In the invitation for today's iPad event, Apple said that it has something we really need to touch. Could that be a new, haptic-feedback display?
Yes, folks, it's time to pull out all the last-minute reports, guesses, rumors, and nuggets ahead of today's iPad launch event. While InformationWeek has most of the rumors already accounted for, one popped up this morning that's more interesting than the rest.
The Next Web's Matthew Panzarino posits that the iPad revealed by Apple today may include a screen that provides feedback in the way of micro-vibrations. This technology, often referred to as haptics, uses a small motor inside electronic devices to shake it ever so slightly when pressed.
The idea behind haptics is to let users of touch-screen devices know that they've successfully pressed the screen and activated whatever button or on-screen element they wanted to press. The most obvious example is the phone dial pad on Android smartphones. Nearly all Android smartphones offer haptic feedback when users type phone numbers into the on-screen number pad.
Neat--sometimes useful--but not necessarily revolutionary.
Panzarino believes that the touch tech added to the new iPad will be slightly different from that already offered in smartphones. It may come from a Finnish company called Senseg.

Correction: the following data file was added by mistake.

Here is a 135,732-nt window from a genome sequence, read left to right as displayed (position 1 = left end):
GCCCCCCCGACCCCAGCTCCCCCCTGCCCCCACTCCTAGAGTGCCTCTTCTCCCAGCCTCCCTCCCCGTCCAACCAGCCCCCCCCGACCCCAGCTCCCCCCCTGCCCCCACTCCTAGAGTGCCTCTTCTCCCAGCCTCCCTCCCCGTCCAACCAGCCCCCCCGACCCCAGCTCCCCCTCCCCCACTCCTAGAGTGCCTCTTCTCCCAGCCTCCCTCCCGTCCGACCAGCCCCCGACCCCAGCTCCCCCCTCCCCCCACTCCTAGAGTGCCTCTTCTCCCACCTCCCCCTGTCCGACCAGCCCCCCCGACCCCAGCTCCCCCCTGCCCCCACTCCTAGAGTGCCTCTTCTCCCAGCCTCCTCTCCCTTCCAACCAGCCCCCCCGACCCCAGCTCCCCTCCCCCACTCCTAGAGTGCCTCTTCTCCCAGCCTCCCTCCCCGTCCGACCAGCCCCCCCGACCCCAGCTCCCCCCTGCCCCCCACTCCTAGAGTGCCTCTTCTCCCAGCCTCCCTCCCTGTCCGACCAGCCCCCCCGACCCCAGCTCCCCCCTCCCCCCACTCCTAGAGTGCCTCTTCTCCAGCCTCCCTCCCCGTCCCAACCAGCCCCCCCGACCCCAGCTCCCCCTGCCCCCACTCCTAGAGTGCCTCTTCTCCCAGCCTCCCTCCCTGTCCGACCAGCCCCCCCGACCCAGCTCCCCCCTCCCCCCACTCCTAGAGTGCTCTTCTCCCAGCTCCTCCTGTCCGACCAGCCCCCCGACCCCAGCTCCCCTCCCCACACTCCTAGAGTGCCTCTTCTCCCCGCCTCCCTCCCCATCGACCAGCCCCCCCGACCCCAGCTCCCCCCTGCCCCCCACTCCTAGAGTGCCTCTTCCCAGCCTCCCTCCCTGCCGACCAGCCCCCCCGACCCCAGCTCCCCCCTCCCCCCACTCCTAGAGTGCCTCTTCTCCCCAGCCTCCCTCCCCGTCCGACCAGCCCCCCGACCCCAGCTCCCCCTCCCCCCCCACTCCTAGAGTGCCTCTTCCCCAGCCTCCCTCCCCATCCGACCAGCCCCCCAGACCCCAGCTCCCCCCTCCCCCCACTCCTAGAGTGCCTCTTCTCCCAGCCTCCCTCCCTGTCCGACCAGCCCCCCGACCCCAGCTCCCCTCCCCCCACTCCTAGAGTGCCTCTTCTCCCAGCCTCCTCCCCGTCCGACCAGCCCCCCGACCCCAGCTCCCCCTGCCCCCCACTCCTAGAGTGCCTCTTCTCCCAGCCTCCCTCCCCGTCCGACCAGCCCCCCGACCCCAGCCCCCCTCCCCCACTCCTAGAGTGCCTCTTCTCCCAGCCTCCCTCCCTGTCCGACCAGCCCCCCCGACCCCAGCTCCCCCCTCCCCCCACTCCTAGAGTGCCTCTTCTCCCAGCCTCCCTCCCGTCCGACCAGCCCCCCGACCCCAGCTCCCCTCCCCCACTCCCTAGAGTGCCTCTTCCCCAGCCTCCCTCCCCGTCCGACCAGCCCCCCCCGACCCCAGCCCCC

"Senseg's technology requires no modification of the screen's surface, nor does it use moving parts," reports Panzarino. "This means that the technology could be integrated into an upcoming device, like the iPad 3, without changing the way that the touchscreen works. If Apple was to introduce some sort of touch-feedback technology in the iPad 3, this feels like the form it would take, rather than a loud, imprecise, vibrating motor."
OK, let's for a moment imagine this is true. So what?
Last week while attending Mobile World Congress, a company demonstrated similar technology for me on smartphones. The demos were a bit limited, but they showed potential. For example, the micro vibrations could be used by applications to provide additional information to users when they aren't looking at the screen.
In one demo, I scrolled through a contact list, and when the list zoomed past a contact marked as a favorite, the phone buzzed to let me know I just passed one of my closer friends. Another demo simulated how a game could use micro vibrations to shake the phone when my plane got hit by explosions.
You can imagine other scenarios wherein providing force feedback could lead to an interesting new dimension when it comes to interacting with touchscreen devices.
Just how successful a feature like this will be will depend a lot on the resourcefulness of application developers. For example, random vibrations of the whole device wouldn't be all that useful, but localized feedback right where a user is pressing the screen could be more helpful in some applications, such as the keyboard.
Will Apple add this technology to the new iPad? We'll all find out in a few short hours. Be sure to swing back to InformationWeek later today for the breaking news and analysis of Apple's event.
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